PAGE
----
Semler Welch recommends reaching out to current female staff members and clients for ideas. She suggests asking, “What can we do to save them time, money or effort?” She adds, “We are all busy these days, but women tend to feel more taxed than their male counterparts and assume they have no downtime if they’re a working parent. Time, lack of hassles and convenience are everything to them. Look for ways you can modify your processes or service experience to make it incredibly easy to do business with them.”
|(Photo courtesy of Lefler Collision and Glass) Outreach efforts such as women’s car clinics and child safety seat assistance can be great ways to being in more female customers and potential hires.|
She also recommends reaching out to women’s community organizations. “Go to mom groups, professional groups, business owner groups, local schools, etc. Get out there and be visible so they think of you when they’re in an accident,” she says.
In the shop
As you bring in female workers and attempt to retain those on staff, take some additional steps to continue transforming your workplace.
Kathy Gilbert, Founding Board member of Women in Automotive and Director of Sales and Business Development at CDK Global, gives this advice:
- Encourage involvement in networking. The Women’s Industry Network (WIN) is a prime place for networking and support (and accepts both female and male members). There are plenty of other professional women’s groups with members from inside and outside automotive services. Consider Women in Automotive (WIA), Automotive News Leading Women Network, AWAF! (Automotive Women's Alliance Foundation) and Women in Auto Care. Keep in mind that you’ll need to free up employee schedules so they can take part in these groups.
- As part of your community outreach, consider working with a charity that promotes women's causes, such as Every Mother Counts or women’s scholarships.
- Reassess your benefits. Look for a benefits program that reflects what women want. Also look into professional development programs and paid time-off for volunteering at local charitable events.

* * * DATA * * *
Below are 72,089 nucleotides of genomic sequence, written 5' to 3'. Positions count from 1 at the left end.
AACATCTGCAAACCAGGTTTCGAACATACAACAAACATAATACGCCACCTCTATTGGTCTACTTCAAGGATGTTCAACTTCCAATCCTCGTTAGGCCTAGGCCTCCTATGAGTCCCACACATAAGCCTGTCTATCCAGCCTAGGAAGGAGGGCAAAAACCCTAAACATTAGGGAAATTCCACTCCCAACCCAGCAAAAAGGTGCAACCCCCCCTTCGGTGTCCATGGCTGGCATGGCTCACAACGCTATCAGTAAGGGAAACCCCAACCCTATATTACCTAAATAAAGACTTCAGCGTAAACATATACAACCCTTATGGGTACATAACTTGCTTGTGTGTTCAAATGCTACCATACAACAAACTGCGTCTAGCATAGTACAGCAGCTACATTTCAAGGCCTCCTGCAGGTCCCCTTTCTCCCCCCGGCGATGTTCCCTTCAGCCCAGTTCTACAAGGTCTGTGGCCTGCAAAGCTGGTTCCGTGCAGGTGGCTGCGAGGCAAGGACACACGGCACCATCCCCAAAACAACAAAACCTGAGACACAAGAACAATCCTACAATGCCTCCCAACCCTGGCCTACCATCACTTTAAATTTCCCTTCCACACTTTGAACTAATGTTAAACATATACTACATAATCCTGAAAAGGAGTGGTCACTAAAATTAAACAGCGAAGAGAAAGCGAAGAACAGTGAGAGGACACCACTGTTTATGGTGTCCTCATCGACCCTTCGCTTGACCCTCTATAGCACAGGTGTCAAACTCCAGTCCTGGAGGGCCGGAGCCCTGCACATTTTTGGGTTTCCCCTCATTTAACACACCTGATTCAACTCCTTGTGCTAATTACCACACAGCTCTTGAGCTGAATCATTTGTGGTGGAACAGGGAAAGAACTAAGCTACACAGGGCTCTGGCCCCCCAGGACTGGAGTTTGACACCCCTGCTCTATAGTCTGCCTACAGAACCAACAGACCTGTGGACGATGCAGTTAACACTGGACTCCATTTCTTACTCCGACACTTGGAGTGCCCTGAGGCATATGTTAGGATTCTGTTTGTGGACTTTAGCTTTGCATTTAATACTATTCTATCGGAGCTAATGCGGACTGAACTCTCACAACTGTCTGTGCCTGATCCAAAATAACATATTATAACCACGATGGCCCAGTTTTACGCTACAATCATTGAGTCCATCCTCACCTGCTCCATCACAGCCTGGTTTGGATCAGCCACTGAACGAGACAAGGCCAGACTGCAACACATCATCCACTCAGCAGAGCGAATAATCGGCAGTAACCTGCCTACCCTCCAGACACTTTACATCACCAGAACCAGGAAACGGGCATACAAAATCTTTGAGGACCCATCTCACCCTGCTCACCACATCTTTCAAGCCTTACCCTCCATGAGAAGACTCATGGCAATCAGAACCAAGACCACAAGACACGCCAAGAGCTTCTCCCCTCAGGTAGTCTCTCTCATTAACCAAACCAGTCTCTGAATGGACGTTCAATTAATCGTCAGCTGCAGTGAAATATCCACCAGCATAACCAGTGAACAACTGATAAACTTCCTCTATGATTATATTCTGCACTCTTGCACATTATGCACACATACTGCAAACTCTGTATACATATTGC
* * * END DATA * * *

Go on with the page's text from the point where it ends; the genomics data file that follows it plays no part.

- Provide a path. Gilbert says businesses must commit to balanced, fair hiring and employment opportunities. From there, set and enforce professional standards that protect employees. Petra Schroeder, Immediate Past Chair of WIN, says shops need to set expectations.
One more piece of direction, Carolyn Hosna, senior corporate director of marketing of White Lodging and founder of WL Women, says put your initiative in writing. She also says businesses must take the time to ensure all employees always feel appreciated and welcomed.
Looking at these recommendations, you might think they’d be good ideas for your male workers as well. That’s just the point. When creating a female friendly operation, you’re embracing new ideas that will help your business succeed. Look back just 10 years, and you’d see a collision repair industry full of gloom and doom, with many repairers wishing they’d gone into a different line of work. Today, the industry is vibrant and growing. What changed was the infusion of new ideas and ways of thinking and doing business.
Making the industry more welcoming to women is just one more step in that process. Taking it will make your business a far better one, and one that should be thriving for some time to come.